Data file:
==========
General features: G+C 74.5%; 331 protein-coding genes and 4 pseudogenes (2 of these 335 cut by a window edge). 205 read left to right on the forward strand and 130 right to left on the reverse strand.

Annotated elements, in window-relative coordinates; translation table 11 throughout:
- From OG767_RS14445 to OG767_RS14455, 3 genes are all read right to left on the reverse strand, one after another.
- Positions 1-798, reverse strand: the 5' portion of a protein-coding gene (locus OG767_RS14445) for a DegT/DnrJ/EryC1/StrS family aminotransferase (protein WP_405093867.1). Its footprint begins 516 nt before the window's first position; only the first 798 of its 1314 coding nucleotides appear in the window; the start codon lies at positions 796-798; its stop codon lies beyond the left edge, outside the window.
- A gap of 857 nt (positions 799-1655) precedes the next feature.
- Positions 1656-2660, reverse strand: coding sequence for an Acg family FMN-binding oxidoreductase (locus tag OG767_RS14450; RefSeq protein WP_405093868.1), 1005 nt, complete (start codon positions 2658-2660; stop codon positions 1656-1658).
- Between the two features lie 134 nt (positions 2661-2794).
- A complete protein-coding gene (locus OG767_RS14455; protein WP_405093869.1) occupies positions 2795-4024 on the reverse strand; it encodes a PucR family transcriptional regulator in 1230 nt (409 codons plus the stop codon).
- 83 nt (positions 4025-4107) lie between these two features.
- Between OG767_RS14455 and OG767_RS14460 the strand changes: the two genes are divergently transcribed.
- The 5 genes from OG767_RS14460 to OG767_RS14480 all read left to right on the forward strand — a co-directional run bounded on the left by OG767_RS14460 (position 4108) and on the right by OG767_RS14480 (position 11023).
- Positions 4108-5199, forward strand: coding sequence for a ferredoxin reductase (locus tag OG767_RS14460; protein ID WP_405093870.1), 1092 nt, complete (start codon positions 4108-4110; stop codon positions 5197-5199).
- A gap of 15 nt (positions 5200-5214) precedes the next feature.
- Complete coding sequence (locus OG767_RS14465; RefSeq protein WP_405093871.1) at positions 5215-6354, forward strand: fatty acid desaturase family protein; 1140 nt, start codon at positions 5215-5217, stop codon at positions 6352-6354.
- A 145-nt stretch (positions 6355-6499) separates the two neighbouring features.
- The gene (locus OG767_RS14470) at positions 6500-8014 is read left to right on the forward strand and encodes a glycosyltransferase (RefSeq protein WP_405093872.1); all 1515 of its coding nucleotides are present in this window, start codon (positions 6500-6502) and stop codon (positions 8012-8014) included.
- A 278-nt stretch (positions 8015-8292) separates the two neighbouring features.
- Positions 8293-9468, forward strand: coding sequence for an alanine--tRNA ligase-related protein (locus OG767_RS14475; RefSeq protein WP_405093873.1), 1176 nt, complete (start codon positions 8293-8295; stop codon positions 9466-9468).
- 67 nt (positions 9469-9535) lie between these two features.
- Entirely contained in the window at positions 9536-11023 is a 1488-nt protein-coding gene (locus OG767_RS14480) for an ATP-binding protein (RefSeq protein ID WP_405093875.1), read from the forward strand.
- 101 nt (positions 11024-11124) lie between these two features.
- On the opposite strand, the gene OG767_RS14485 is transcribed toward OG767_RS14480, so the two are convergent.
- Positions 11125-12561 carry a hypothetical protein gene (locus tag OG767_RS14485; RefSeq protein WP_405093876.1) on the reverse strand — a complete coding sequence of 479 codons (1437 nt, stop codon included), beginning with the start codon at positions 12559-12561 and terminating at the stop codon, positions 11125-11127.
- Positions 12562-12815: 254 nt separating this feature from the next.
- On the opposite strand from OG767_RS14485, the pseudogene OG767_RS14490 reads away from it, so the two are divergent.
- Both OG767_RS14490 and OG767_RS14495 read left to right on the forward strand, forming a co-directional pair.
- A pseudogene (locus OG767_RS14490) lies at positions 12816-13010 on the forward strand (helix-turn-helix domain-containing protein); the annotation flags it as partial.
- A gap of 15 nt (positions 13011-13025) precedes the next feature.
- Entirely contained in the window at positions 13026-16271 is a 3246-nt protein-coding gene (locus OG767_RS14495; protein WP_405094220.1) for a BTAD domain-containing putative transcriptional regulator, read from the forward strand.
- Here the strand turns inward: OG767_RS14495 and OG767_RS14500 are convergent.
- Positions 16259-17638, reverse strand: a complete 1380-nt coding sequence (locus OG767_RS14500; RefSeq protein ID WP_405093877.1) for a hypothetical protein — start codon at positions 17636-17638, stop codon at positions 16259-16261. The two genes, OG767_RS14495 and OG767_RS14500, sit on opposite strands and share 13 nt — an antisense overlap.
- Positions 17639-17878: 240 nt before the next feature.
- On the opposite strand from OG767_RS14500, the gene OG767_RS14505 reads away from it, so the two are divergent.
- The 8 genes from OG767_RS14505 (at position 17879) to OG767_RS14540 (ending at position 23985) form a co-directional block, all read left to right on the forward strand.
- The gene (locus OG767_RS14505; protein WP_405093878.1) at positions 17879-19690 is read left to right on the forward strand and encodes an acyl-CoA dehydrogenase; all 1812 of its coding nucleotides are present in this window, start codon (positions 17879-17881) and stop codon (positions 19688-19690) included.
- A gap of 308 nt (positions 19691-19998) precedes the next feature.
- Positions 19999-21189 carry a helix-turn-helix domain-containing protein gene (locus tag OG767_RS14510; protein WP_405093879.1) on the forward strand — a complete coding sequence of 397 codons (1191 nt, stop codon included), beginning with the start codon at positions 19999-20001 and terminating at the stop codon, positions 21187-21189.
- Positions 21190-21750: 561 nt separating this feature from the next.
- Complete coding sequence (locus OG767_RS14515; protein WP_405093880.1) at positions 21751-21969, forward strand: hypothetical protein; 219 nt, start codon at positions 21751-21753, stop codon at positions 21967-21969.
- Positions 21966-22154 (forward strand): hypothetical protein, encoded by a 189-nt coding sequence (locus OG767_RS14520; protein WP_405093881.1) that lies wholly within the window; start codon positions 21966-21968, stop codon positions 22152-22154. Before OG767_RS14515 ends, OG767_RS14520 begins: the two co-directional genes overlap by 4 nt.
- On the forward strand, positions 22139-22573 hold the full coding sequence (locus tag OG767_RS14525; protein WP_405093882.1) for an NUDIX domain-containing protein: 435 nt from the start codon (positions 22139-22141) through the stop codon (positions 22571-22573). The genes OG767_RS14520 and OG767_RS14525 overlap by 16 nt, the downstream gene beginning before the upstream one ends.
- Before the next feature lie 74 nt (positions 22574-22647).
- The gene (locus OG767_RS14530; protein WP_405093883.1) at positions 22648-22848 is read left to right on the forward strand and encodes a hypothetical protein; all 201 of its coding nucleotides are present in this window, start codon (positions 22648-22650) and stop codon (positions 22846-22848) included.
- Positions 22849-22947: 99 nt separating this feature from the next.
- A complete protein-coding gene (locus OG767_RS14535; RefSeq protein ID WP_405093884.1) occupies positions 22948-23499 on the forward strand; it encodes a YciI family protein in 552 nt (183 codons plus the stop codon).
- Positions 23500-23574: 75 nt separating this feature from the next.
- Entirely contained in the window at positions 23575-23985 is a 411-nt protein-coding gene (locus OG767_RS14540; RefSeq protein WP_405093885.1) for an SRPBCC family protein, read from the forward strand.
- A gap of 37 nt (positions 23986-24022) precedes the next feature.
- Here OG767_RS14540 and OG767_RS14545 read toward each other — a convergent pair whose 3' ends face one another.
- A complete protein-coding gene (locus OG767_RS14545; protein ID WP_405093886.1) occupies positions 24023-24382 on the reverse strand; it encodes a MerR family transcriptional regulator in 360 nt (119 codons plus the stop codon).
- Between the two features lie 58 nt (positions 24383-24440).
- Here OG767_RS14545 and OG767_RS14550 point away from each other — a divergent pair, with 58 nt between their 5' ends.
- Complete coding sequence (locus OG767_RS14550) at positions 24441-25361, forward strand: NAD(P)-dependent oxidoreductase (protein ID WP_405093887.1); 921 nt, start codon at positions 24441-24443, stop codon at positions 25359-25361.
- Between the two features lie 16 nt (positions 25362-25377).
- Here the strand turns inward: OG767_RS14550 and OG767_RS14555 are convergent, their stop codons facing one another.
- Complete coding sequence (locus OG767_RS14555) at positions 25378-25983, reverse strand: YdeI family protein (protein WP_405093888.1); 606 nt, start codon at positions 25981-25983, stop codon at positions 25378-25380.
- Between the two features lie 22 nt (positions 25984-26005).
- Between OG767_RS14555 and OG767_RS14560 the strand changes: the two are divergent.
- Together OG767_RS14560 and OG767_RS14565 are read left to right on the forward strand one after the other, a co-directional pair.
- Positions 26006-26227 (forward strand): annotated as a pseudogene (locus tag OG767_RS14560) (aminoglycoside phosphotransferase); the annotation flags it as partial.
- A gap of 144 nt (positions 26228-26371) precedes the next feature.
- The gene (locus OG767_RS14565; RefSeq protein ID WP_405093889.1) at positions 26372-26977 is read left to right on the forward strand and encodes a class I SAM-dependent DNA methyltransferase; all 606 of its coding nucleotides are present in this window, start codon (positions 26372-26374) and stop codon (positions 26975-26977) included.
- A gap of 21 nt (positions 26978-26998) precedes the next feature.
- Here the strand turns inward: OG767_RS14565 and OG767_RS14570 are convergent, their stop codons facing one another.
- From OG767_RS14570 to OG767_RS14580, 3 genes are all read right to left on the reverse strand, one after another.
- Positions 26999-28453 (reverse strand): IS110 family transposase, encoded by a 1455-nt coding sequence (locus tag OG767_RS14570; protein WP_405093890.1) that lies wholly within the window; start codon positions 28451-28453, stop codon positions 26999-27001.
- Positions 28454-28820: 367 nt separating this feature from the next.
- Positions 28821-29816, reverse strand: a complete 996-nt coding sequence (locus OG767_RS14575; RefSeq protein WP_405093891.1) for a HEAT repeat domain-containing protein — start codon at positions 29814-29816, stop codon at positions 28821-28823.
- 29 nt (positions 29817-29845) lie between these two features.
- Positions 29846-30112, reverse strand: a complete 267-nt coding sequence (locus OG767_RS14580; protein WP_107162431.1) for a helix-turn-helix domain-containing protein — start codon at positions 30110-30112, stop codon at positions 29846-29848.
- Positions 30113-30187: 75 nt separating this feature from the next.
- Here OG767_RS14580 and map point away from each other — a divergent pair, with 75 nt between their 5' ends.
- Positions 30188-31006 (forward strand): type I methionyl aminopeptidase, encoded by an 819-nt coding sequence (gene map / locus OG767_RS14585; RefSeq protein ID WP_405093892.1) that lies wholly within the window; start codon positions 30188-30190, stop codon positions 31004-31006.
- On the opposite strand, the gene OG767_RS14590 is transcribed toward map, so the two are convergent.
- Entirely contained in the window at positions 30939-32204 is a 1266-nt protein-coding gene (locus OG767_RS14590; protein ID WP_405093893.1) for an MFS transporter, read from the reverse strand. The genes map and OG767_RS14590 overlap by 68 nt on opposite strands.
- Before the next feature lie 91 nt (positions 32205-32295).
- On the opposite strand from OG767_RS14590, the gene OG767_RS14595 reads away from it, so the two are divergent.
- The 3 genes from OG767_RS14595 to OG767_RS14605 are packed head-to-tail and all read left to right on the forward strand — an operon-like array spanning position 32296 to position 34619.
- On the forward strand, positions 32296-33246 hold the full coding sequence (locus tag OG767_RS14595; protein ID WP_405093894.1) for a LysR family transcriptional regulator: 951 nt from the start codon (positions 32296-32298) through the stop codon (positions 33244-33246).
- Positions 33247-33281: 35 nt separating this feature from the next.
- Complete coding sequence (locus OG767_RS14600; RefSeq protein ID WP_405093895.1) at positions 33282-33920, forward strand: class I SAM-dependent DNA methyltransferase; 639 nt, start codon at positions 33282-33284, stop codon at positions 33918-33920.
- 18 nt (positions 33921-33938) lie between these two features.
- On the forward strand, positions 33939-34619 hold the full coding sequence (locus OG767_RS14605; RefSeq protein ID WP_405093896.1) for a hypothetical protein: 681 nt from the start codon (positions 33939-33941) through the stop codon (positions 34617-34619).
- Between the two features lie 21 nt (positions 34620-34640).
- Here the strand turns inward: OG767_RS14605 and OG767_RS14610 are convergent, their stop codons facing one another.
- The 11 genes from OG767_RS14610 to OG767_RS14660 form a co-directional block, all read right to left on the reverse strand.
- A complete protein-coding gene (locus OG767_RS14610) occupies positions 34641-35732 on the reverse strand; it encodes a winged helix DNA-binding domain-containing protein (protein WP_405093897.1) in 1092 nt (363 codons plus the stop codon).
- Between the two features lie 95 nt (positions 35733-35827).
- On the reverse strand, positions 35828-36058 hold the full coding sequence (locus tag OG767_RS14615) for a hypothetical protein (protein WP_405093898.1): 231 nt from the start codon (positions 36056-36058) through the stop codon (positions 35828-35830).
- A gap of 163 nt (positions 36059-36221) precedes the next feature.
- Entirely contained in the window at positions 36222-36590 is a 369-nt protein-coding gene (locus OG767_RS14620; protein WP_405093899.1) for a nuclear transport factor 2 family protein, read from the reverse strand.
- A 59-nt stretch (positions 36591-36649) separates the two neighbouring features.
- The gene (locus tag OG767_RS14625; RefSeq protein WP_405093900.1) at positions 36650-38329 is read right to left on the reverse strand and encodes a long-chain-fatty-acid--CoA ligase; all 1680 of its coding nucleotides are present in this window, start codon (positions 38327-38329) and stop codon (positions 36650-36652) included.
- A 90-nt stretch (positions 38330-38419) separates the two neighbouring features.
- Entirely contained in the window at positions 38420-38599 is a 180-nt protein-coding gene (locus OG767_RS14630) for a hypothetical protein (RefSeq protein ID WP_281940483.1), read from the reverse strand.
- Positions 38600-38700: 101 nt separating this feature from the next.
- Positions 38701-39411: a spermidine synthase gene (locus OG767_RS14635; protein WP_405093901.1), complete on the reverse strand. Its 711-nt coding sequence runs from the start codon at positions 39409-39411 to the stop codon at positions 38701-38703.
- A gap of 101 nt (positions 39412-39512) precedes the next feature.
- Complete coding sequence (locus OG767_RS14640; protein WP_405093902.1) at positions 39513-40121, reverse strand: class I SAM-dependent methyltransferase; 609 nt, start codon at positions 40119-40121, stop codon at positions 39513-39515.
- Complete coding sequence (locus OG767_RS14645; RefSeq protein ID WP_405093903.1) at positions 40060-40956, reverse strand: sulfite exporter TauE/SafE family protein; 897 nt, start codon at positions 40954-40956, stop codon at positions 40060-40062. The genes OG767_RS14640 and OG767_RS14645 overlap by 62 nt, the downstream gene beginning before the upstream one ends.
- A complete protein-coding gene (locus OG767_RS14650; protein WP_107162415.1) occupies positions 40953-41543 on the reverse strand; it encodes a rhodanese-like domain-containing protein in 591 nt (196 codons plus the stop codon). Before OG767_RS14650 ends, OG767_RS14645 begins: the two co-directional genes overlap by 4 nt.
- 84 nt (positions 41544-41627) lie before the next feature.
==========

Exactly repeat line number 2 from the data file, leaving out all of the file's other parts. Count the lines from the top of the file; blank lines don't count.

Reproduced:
Annotated elements, in window-relative coordinates; translation table 11 throughout: